# matrix inversion

This topic is 3413 days old which is more than the 365 day threshold we allow for new replies. Please post a new topic.

## Recommended Posts

Hi guys, im just getting starting in getting deep into this matrix stuff. So, i need the inverse of my objects transform matrix in order to get my lighting shader to work. Now I found an advice that i could inverse it, just by transposing the rotation 3x3 matrix and negating the 3 translation values. It was said that it only works when the matrix is orthogonal. 1st question: What does orthogonal mean? I tried to figure it out myself but had no success :( It was also said that it works when theres only rotation and translation in the matrix. (Does this mean orthogonal?) Well, but my testing resulted in that this method works fine if let my model unrotated, As rotation comes in, the transformation of the lights position gives wrong results (I need it to be transformed in object space, thats why i need the inverse). 2nd question: I found out that the rotation totally messed up the values of the scale components, why? after rotating the model about 180° around y-axis, i find even negativ values in there. This is too the reason, why my computation fails. The lightposition isnt transformed properly because of that. Is this method only working in a few special cases? And if yes, could you give me an advise on how to invert a matrix in a fast manner? Thanks in advance for your help. Greetz

##### Share on other sites
The algorithm you hinted at only works if the upper-left 3x3 matrix gives you an isometric transformation - in other words, only when it's a combination of rotations and mirrors. Scaling and shearing will not work! Also, the components below that submatrix have to be 3, but you probably got that. You cannot just negate the translation part tho - you need to first multiply it with the transposed/inversed rotational part and then negate it!

##### Share on other sites
Even if I'm risking that you stop reading right here:

float viewmatrix[16]={
mat[0], mat[4], mat[8], 0,
mat[1], mat[5], mat[9], 0,
mat[2], mat[6], mat[10], 0,
-(mat[0]*mat[12] + mat[1]*mat[13] + mat[2]*mat[14]),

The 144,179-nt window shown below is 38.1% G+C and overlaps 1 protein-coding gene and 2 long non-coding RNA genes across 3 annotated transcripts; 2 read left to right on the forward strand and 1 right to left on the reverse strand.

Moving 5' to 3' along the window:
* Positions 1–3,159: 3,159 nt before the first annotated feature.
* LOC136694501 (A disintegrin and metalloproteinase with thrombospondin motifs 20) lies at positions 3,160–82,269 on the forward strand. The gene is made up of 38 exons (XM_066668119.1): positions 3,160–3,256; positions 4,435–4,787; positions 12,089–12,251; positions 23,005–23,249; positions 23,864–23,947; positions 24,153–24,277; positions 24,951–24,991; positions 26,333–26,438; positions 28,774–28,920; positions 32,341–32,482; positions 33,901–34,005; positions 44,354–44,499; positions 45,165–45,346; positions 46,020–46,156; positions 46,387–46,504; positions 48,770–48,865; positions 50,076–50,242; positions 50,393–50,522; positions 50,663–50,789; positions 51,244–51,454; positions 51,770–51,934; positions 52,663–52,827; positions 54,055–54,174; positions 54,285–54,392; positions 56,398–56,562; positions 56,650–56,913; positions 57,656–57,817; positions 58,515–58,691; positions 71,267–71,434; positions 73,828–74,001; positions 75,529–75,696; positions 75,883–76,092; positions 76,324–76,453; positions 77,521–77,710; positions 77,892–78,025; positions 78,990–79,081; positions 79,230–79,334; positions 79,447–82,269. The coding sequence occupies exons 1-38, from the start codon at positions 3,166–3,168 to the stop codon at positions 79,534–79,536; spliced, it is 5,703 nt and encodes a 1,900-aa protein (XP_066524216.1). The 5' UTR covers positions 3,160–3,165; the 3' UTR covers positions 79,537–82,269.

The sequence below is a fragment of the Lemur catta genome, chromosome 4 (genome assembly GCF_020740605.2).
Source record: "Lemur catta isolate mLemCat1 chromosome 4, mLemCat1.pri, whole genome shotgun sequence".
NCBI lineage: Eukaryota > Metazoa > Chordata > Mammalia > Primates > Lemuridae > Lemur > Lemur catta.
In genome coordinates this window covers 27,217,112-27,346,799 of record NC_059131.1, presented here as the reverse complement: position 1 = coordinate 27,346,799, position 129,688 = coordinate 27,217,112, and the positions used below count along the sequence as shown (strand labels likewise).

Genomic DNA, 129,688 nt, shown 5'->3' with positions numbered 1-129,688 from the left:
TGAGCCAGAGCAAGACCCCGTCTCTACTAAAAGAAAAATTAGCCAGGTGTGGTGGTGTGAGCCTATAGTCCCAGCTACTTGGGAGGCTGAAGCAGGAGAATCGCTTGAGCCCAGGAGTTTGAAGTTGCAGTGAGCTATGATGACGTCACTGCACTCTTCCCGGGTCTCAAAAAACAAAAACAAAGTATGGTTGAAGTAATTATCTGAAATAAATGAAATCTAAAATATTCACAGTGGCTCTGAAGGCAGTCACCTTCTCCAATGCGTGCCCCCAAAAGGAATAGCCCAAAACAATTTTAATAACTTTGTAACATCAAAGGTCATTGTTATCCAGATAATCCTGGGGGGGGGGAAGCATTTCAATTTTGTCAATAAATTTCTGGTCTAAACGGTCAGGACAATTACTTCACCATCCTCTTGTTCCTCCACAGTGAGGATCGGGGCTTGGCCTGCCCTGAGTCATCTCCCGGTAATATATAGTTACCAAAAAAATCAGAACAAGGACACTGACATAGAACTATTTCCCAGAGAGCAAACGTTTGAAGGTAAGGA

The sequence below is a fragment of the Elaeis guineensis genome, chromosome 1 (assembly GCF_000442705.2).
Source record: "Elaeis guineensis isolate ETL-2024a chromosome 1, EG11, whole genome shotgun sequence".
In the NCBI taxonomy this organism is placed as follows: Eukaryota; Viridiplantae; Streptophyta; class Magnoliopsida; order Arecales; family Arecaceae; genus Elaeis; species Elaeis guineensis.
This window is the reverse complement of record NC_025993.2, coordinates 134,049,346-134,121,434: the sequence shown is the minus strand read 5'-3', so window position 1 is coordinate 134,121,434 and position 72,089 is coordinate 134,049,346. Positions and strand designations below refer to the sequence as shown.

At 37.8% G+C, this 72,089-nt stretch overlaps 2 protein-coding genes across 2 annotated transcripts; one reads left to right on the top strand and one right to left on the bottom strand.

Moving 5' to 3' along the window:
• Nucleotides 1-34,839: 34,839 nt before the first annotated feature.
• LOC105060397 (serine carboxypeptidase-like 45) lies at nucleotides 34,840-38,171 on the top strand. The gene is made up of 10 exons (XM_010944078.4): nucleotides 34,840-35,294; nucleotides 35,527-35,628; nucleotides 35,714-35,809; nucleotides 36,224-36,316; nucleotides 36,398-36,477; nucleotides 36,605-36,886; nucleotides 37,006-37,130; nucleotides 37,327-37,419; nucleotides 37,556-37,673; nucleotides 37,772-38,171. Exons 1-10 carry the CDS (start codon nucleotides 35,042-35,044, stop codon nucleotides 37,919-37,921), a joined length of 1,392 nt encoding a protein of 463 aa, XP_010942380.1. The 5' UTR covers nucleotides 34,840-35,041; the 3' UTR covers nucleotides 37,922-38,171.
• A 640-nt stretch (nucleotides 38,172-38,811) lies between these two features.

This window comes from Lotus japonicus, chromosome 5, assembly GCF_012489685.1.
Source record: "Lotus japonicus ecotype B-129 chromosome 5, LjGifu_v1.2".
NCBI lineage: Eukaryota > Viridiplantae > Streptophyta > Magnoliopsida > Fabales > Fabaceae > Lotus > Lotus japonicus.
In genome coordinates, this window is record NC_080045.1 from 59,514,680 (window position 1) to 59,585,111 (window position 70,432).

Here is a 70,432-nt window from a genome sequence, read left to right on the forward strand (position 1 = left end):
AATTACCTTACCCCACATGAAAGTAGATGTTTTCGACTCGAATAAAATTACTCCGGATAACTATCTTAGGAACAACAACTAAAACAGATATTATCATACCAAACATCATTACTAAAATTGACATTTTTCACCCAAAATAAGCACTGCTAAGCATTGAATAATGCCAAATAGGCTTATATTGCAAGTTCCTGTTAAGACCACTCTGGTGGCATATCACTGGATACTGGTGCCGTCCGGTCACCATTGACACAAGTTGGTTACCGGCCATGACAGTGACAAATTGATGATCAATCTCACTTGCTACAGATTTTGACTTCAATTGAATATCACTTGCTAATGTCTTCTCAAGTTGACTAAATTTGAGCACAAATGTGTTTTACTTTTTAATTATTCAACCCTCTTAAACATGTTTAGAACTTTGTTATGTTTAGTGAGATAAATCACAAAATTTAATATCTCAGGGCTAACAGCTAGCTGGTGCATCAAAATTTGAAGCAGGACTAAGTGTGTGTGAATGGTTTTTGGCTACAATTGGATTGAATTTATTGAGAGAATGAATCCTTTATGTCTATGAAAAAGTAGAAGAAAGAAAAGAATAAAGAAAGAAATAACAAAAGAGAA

-(mat[4]*mat[12] + mat[5]*mat[13] + mat[6]*mat[14]),
-(mat[8]*mat[12] + mat[9]*mat[13] + mat[10]*mat[14]), 1};

This assumes mat is the object transformation and it only contains rotation and translation (above it's building the viewmatrix from a cameras transformation). Using the OpenGL layout here, meaning 0-3 is "right", 4-7 is "up", 8-11 is "forward" and 12-15 is "position".

Orthonormal simply means all the vectors need to be at a right angle and unit length. This isn't the case if you have fancy transformations like the mentioned scaling or shearing.

Depending on the shading language you might already have the inverse. GLSL for example has gl_ModelViewMatrixInverse (probably removed like a ton of other things from 1.4).

##### Share on other sites
Thanks for the help,

just as I thought it´s just a special case :(

Ok, next step would be inverting the matrix. Has anyone a suggestion which is the best method. I read a lot about Gaus and all the other methods.
Which one would you consider?

Thanks again.

Greetz

##### Share on other sites
Google for Cramer's Rule. But you'll also find a lot of ready-made implementations if you look into open source projects.

##### Share on other sites
Yes i found something.

So my next question would be what to do if the matrix is non invertible?
Is that another special case where i can just transpose the matrix?

1. 1
2. 2
Rutin
25
3. 3
4. 4
5. 5

• 11
• 10
• 13
• 20
• 14
• ### Forum Statistics

• Total Topics
632950
• Total Posts
3009378
• ### Who's Online (See full list)

There are no registered users currently online

×